Monday, January 3, 2011

A Vindication of the Rights of Woman ~ by Mary Wollstonecraft, 1792

Mary Wollstonecraft (1759 – 1797) was a British writer and advocate of women's rights.  She produced a history of the French Revolution (1794), a children's book (1788), and A Vindication of the Rights of Woman (1792), in which she argued that women only appear to be inferior to men because they lacked education.  Both men and women, she suggested, should be treated as rational beings.

A Vindication of the Rights of Woman is the first book up for discussion in A Year of Feminist Classics reading challenge.  I've decided to join this challenge, but will decide one book at a time which ones I'll read and discuss.

Here's the updated reading list for the year, along with each month's discussion leader:

January: A Vindication of the Rights of Women by Mary Wollstonecraft AND So Long a Letter by Mariama Ba - Amy
FebruaryThe Subjection of Women by John Stuart Mill and Harriet Taylor Mill - Ana
March: A Doll’s House by Henrik Ibsen - Emily
April: Herland by Charlotte Perkins Gilman - Iris
May: A Room of One’s Own by Virginia Woolf - Ana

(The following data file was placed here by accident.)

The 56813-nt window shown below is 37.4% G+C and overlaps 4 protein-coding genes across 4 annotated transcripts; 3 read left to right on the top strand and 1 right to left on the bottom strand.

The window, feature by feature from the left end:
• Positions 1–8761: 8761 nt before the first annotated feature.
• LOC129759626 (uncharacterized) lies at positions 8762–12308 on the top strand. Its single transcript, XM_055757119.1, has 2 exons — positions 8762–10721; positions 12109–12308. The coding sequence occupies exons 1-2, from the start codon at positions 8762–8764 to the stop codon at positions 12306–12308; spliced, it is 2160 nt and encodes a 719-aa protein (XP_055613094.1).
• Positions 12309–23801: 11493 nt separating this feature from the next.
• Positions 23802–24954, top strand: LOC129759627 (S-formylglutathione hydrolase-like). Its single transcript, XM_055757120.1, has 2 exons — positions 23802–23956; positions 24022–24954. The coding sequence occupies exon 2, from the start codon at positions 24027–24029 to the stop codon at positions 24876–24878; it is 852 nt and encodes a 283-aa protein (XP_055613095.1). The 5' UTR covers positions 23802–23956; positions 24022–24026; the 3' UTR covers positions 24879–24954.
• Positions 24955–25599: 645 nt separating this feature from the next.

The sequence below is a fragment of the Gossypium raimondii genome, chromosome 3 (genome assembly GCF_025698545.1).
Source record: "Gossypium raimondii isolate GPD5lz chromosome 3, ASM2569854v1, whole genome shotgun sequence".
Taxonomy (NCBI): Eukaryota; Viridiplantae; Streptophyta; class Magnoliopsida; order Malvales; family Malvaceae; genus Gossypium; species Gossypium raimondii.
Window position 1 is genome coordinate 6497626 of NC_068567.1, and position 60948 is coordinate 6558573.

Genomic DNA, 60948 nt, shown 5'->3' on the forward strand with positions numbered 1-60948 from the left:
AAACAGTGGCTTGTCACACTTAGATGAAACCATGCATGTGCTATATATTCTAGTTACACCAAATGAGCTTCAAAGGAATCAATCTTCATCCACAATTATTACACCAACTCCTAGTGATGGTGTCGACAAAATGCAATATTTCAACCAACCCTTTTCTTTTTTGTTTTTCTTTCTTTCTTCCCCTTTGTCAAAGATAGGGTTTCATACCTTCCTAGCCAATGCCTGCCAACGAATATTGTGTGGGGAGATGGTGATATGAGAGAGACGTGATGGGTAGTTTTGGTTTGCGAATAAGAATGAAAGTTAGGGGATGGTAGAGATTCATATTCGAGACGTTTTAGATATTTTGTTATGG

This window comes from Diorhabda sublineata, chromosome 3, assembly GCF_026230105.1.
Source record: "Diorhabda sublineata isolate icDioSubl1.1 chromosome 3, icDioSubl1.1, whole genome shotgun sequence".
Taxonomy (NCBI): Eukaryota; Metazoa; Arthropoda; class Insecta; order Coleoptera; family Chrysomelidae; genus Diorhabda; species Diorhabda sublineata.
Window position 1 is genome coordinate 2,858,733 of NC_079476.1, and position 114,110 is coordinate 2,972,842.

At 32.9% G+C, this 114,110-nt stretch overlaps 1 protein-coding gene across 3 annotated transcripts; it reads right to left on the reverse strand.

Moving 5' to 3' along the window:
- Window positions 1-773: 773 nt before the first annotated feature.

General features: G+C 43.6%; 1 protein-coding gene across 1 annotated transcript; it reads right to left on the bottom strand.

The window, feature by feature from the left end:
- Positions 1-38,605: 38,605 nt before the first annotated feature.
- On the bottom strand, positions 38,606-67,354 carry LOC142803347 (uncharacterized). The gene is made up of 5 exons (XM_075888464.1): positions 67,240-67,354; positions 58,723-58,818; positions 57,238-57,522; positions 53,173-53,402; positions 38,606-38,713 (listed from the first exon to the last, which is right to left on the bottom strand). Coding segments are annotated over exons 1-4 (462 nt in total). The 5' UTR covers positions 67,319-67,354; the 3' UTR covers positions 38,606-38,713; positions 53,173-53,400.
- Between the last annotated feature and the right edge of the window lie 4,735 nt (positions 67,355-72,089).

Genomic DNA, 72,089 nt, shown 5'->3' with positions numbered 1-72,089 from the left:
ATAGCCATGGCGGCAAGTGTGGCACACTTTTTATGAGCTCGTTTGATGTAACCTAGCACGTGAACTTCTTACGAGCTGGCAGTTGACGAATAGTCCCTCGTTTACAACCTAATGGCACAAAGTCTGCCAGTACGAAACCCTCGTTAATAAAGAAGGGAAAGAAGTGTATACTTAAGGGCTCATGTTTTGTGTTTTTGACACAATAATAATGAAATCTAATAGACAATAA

June: God Dies by the Nile by Nawal Saadawi - Amy
July: The Second Sex by Simone de Beauvoir - Iris
August: The Woman Warrior by Maxine Hong Kingston - Emily
September: The Beauty Myth by Naomi Wolf - Amy
October: Ain’t I a Woman? by bell hooks AND Third World Women and the Politics of Feminism Anthology - Iris
NovemberGender Trouble by Judith Butler - Ana
December: Sister Outsider by Audre Lorde - Emily


Helen's Book Blog said...

A little light reading to start your year? Some of those books for the Feminist Classics are a bit too much for me. Not in content, but style and... I don't know how to phrase it. I guess I am just not a classics gal. I thought you weren't going to do this challenge? I like the idea of picking and choosing as you go

Bonnie Jacobs said...

You're right, Helen, I had decided not to do this challenge because the list of books kept changing. I was frustrated because the co-hosts "threw away" classical feminist books I already have and want to read and replaced them with books from around the world. I'm not against diversity, of course, but we can't read every relevant book in a 12-month period. I would have liked to keep the focus on real classics this year and save diversity for next year, but I'll pick and choose from their list in order to keep my own reading focused. Part of my goal is to read what's already on my shelves, including some books left over from the Women Unbound reading challenge.